Case Studies of Microphysical Responses to Valley-Released Operational AgI Seeding of the Wasatch Plateau, Utah


  • Arlin B Super Bureau of Reclamation Denver, CO


An experimental field program was conducted on the Wasatch Plateau of central Utah in early 1991. Objectives included monitoring of the transport and dispersion of valley-released silver iodide and associated microphysical effects within the seeded clouds. Silver iodide ice nuclei were monitored by acoustical ice nucleus counters in a truck, an aircraft and at a Plateau-top observatory. An aircraft-mounted ice particle imaging probe was used to search for ice particle concentration differences between the seeded cloud and crosswind, nonseeded cloud. Other instruments monitored wind, cloud liquid water content, temperature and other parameters of interest. Six experiments are described in detail, representing all aircraft sampling periods during which valley-released AgI (silver iodide) was transported to both Plateau-top and aircraft altitudes. Embedded convection was present during five of the experiments which probably enhanced vertical AgI transport. Clouds bases were generally a few hundred meters below the Plateau top with one exception which had bases above the Plateau. The valley-released AgI consistently had a pronounced vertical gradient above the Plateau. Concentrations of AgI ice nuclei, effective at -20°C, were typically at least an order of magnitude less at lowest aircraft altitudes than found on top of the Plateau. Silver iodide was seldom detected as high as 1 km above the Plateau top. No evidence was found for enhanced ice particle concentrations at aircraft altitudes during the three experiments with sampling zone temperatures of -9°C and above. However, suggestions of increased ice particle concentrations were found when sampling zone temperatures were colder. Silver iodide ice nuclei estimates, effective at prevailing supercooled liquid cloud temperatures, were lower than believed desirable for effective seeding during the three experiments with warmer cloud at aircraft sampling altitudes. The results presented are believed to indicate that current operational cloud seeding in Utah produces insignificant increases in ice particle concentrations and snowfall rates during warmer storm episodes. The main problem appears to be that concentrations of effective ice nuclei are too low for the typical mildly supercooled liquid water clouds reached by the AgI. Seeding appeared to markedly increase the ice particle concentration in colder supercooled clouds, and precipitation observations suggested associated limited snowfall increases during some cases. A number of recommendations are made for increasing ice particles concentrations in the warmer supercooled liquid clouds.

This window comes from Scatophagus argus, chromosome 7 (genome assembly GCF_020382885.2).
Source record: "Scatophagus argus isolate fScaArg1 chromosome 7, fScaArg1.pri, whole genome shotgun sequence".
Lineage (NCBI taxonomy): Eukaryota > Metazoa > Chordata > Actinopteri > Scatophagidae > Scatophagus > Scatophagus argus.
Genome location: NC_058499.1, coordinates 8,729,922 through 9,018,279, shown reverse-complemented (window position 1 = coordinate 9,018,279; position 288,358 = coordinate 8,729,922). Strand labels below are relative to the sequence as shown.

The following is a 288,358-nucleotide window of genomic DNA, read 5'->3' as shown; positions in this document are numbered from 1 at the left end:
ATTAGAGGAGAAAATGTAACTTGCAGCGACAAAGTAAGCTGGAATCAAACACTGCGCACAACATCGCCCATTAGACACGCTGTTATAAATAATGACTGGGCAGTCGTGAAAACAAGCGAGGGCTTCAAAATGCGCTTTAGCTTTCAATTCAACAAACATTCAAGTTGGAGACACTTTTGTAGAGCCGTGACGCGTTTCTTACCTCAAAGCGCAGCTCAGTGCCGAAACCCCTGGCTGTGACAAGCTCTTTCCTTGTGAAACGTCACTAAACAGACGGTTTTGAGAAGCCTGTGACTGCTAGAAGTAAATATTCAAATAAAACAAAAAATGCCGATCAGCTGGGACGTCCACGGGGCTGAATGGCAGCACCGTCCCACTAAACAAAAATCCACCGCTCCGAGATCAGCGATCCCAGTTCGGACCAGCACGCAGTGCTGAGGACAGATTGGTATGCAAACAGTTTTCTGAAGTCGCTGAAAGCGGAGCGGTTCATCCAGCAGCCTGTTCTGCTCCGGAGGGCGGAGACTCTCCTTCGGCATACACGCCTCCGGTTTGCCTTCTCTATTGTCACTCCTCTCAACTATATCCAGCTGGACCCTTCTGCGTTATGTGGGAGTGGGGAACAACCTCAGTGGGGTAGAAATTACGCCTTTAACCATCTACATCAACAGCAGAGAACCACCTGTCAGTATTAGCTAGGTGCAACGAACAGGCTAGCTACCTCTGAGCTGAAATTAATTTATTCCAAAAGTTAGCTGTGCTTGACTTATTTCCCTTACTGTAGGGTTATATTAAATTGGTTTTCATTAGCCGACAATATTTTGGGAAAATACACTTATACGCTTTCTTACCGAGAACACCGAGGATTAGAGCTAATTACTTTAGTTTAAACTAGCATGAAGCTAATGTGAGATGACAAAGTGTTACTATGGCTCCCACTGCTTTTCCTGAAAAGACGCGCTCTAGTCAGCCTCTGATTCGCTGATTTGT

Scientific Papers